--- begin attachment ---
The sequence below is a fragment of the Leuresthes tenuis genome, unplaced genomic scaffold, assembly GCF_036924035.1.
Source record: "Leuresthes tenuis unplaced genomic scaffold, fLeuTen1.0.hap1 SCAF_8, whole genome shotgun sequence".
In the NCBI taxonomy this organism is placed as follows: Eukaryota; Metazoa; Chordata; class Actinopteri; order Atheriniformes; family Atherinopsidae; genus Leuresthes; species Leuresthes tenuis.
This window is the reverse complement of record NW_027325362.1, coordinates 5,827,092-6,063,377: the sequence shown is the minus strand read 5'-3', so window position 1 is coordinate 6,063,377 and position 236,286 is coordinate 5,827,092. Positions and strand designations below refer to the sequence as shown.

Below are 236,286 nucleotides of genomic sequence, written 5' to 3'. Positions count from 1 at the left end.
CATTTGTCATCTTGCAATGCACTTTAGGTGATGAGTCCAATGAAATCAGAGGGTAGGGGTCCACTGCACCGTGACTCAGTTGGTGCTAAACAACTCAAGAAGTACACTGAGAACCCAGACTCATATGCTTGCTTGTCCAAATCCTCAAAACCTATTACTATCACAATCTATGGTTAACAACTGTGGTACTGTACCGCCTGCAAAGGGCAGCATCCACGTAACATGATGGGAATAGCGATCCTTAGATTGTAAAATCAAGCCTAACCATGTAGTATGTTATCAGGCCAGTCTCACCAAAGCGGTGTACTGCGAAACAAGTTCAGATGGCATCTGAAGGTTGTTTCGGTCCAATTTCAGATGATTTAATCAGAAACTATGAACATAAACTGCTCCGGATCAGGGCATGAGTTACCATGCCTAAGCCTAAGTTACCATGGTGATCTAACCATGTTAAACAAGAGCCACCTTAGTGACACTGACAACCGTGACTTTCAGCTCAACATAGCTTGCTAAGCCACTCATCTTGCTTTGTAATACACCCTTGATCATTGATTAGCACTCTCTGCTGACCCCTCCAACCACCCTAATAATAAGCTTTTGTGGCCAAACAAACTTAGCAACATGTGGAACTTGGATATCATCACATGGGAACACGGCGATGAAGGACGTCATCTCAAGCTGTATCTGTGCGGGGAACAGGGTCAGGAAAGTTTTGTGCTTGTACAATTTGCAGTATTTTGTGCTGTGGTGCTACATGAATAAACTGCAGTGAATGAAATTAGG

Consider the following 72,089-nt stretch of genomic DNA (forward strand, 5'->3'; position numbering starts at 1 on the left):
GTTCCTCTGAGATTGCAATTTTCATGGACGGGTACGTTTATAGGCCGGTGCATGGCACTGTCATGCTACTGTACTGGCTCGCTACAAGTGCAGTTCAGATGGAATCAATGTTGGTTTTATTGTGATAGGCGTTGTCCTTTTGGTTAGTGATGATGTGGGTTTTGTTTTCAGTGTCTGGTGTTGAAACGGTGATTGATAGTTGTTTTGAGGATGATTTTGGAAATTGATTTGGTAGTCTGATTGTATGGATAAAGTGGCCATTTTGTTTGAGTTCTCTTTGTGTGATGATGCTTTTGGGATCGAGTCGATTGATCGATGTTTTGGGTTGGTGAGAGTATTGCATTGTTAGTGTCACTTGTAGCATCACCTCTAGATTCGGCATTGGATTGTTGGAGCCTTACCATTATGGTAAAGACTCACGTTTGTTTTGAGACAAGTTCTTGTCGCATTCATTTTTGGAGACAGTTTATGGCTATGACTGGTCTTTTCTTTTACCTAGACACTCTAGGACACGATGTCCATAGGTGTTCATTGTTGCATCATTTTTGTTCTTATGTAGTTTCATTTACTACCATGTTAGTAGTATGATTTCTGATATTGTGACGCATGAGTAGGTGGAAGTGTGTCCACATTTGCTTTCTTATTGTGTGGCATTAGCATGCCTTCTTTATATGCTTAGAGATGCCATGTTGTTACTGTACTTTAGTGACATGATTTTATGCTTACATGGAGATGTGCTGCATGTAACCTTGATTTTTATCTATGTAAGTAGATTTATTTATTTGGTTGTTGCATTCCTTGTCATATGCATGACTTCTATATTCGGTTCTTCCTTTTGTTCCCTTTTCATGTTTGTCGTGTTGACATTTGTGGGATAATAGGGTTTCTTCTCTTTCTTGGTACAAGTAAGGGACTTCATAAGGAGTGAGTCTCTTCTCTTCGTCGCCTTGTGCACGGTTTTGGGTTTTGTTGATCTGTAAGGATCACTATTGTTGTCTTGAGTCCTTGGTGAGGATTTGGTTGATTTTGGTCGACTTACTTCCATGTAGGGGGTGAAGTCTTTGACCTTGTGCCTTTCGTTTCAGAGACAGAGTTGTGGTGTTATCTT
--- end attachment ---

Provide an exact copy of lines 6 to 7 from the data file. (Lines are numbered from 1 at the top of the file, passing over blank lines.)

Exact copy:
CATTTGTCATCTTGCAATGCACTTTAGGTGATGAGTCCAATGAAATCAGAGGGTAGGGGTCCACTGCACCGTGACTCAGTTGGTGCTAAACAACTCAAGAAGTACACTGAGAACCCAGACTCATATGCTTGCTTGTCCAAATCCTCAAAACCTATTACTATCACAATCTATGGTTAACAACTGTGGTACTGTACCGCCTGCAAAGGGCAGCATCCACGTAACATGATGGGAATAGCGATCCTTAGATTGTAAAATCAAGCCTAACCATGTAGTATGTTATCAGGCCAGTCTCACCAAAGCGGTGTACTGCGAAACAAGTTCAGATGGCATCTGAAGGTTGTTTCGGTCCAATTTCAGATGATTTAATCAGAAACTATGAACATAAACTGCTCCGGATCAGGGCATGAGTTACCATGCCTAAGCCTAAGTTACCATGGTGATCTAACCATGTTAAACAAGAGCCACCTTAGTGACACTGACAACCGTGACTTTCAGCTCAACATAGCTTGCTAAGCCACTCATCTTGCTTTGTAATACACCCTTGATCATTGATTAGCACTCTCTGCTGACCCCTCCAACCACCCTAATAATAAGCTTTTGTGGCCAAACAAACTTAGCAACATGTGGAACTTGGATATCATCACATGGGAACACGGCGATGAAGGACGTCATCTCAAGCTGTATCTGTGCGGGGAACAGGGTCAGGAAAGTTTTGTGCTTGTACAATTTGCAGTATTTTGTGCTGTGGTGCTACATGAATAAACTGCAGTGAATGAAATTAGG

Consider the following 72,089-nt stretch of genomic DNA (forward strand, 5'->3'; position numbering starts at 1 on the left):